How, nevertheless, this coincides with the fact that Moscow is creating an artificial deficit in the market right now, German officials have been keeping quiet for the time being. The United States, on the other hand, is concerned about the withdrawal of troops from Afghanistan, the strengthening of China in the Pacific theater, and the deficit of the trade balance with Beijing—no one will start a full-scale war of sanctions with its main ally in the Old World.
For Ukraine, of course, there is an acute issue of guarantees and compensations in case of the transit loss. All these projects concerning the European hydrogen gas pipeline and connecting Kyiv to them are undoubtedly interesting.
For example, there is a 380-kilometer wire carrying a mixture of methane and hydrogen between Belgium and France. There are plans to build a huge hub in Rotterdam. But it's a matter of timing between 2040 and 2050. Moreover, it is not entirely clear how in a quarter of a century Kyiv can keep an inexpensive electricity tariff—most nuclear power plants have already exceeded their design deadlines, and even their modernization costs tens of billions of dollars.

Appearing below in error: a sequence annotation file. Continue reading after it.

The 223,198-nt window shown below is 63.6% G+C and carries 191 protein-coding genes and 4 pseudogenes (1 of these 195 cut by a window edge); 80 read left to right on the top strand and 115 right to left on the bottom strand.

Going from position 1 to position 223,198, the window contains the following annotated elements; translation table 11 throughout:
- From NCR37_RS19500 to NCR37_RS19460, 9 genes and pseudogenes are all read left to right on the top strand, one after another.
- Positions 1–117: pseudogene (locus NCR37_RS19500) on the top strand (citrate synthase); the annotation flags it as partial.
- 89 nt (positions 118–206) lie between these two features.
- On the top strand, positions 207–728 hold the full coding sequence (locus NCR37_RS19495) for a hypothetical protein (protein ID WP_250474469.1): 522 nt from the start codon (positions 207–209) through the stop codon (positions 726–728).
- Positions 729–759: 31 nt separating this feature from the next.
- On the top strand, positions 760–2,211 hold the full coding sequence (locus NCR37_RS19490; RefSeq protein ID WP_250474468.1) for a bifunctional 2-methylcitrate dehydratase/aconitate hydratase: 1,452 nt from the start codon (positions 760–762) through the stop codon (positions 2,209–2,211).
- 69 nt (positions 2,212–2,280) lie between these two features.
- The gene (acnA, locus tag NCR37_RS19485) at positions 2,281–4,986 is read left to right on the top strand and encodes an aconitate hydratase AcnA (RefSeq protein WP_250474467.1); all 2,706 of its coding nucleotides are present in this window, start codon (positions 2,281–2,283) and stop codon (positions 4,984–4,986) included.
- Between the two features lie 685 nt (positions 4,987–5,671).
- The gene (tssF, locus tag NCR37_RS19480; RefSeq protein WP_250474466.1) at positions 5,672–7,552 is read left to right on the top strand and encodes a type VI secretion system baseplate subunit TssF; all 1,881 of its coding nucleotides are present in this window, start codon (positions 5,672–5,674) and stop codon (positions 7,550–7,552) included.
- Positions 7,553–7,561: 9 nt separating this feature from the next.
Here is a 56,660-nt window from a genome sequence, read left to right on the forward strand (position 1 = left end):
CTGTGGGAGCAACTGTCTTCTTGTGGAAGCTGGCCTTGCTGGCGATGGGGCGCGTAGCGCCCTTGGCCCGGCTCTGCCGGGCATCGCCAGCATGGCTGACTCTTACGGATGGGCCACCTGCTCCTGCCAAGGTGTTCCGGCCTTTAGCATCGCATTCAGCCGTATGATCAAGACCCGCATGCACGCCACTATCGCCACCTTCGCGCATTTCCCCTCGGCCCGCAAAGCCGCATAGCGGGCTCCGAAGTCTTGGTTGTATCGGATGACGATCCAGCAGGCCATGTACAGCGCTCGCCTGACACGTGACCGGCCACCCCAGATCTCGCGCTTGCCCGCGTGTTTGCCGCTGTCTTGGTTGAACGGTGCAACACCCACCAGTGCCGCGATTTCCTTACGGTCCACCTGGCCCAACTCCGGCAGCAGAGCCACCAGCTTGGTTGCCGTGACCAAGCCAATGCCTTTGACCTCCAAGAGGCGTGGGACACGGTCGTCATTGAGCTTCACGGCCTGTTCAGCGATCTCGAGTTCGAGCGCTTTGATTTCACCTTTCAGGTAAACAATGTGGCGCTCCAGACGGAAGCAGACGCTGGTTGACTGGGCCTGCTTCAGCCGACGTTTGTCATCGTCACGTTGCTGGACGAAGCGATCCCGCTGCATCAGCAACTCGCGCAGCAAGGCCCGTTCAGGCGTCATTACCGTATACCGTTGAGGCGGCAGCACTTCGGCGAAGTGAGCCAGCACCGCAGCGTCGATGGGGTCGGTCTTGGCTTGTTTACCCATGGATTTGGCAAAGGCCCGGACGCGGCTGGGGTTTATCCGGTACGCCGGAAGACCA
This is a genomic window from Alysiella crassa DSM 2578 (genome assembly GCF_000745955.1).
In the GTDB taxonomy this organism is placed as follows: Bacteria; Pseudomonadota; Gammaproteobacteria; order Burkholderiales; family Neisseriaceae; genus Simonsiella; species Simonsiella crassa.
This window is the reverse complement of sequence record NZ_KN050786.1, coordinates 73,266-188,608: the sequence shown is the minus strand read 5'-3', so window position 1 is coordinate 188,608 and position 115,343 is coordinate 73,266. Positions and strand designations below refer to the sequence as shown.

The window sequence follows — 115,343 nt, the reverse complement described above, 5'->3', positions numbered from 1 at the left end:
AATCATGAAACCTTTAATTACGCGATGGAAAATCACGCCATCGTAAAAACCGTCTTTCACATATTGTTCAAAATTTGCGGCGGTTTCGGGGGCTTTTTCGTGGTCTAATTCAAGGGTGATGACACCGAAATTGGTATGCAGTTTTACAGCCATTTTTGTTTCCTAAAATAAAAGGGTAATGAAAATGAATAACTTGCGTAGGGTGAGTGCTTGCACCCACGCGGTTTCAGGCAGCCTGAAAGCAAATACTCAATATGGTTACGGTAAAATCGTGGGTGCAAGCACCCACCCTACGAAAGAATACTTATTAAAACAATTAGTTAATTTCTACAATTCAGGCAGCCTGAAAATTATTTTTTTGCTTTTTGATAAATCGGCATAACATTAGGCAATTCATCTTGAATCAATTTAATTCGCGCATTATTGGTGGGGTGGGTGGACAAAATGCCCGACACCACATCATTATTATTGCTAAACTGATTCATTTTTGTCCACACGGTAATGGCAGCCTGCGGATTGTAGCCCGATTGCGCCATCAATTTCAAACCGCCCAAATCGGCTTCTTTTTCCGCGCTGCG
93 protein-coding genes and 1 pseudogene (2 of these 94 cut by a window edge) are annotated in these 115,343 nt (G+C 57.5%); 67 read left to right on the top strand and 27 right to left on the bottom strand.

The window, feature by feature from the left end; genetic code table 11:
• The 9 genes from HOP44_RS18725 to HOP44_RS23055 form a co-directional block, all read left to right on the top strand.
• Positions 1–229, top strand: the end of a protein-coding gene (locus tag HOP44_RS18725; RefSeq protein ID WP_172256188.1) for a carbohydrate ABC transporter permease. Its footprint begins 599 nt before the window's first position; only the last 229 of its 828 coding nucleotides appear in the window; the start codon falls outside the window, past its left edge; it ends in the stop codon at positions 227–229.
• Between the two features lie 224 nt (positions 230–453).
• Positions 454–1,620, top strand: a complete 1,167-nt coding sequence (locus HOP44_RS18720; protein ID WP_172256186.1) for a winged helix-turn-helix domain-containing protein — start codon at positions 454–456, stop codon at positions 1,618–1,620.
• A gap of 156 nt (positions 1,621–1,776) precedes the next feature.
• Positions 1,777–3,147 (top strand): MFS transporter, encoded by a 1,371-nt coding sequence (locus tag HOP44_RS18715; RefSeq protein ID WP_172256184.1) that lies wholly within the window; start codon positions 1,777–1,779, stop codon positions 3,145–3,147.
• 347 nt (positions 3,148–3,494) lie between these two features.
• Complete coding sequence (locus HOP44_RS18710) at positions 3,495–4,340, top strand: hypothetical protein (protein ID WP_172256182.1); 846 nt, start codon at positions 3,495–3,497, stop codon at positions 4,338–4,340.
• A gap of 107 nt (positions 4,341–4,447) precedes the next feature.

At one time, we have already received all kinds of guarantees of support in the case of the Chernobyl station closure. They resulted in the help with Shelter 2 and the opening of a factory for assembling light bulbs in Slavutych. It is great that the US sees Nord Stream 2 as a threat to European security, but it seems that it is hardly in evidence for the EU countries themselves. And even the media avoid calling the actions of the Russian Federation speculative or blackmail.
This means that the gas market will continue to be in fever, and Moscow's attempts to use gas for political purposes will continue. The words about the "green transformation" fund and the use of the Ukrainian GTS for hydrogen projects after a quarter of a century remain just words.